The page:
Kris Statlander On the Difficulty in Unionizing Wrestling, If It’s Feasible to Do

As a stuntwoman, Kris Statlander has experience with entertainment unions, and she discussed the push for wrestlers to unionize in a new interview. There has been a lot of speculation about the industry unionizing in the face of WWE’s ban on third-party platform use and the long-running classification in the industry of wrestlers as independent contractors, and Statlander expressed why she thinks it would be difficult to do. You can see highlights and the full audio below:

On if the push to unionize is feasible: “It’s hard to say. Because it wouldn’t be like, just the major companies that have to work with [unions]. It’s not like there’s one big company that owns wrestling, you know what I mean? We have a few really big companies, we have a few TV companies all over the world, plus thousands of independent promotions. And to have just one person to have to set the rules and set all the boundaries for every single thing that goes on in wrestling, where even now in states, like in separate states. Some states you need a license in order to wrestle, some states you don’t. I feel like there’s so much — the business kind of just is what it is. And that’s how it’s been for years now, and it’d be so hard to somewhat change.”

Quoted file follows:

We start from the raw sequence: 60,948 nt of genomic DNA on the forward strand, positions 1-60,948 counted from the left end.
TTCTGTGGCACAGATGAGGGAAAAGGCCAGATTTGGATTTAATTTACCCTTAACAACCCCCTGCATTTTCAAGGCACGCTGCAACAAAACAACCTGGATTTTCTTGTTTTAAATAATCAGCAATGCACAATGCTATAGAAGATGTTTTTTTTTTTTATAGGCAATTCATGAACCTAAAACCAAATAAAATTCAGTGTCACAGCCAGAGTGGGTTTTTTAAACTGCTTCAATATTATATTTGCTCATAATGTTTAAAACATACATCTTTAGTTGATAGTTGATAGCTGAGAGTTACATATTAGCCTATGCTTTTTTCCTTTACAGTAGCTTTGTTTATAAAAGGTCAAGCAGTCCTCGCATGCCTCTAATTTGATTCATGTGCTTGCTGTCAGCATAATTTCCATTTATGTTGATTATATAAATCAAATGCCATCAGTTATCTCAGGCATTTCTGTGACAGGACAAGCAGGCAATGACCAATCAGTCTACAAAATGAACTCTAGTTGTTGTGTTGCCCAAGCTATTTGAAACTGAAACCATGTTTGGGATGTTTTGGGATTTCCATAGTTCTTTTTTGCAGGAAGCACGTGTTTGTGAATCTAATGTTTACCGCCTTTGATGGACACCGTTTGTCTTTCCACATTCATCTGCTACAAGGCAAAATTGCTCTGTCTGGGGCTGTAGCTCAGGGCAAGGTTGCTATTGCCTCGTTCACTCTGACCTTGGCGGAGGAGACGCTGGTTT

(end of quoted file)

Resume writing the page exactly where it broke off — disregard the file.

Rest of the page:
On the issues of trying to unionize: “I think every wrestler sort of fancies the idea of being able to get benefits and whatnot, and get set pay and everything. But a lot of people that come into wrestling don’t always want it to be their job for life. A lot of people wanna just do it for fun, or have it as a side thing that they do. But with the whole SAG-AFTRA union, you have to become eligible in order to be able to apply to join the union. And the only way I’ve known how to do it, and how I’ve done it personally, is you have to get like three union jobs working as either an extra on television or get a speaking role on television. And you know, there’s a lot of background actors and people in acting that are trying to do that right now.

“And then once you’re eligible, there’s union fees, and the initiation fee is like $3,000, at least in New York it was. So not every wrestler’s just going to have $3,000 to join a union when you know, you can get paid $10 to wrestle on an independent show and it’s nearby your house and you have to just drive an hour. It’s just not feasible I feel, at the moment. It’s a great idea, but if this was like, if wrestling was brand new and we were trying to form a union for it and trying to establish all the set rules and everything, it’d be a lot easier. But it’s hard to change something that’s existed for so long now.”

If you use any of the quotes in this article, please credit Pro Wrestling Junkies with a h/t to 411mania.com for the transcription.

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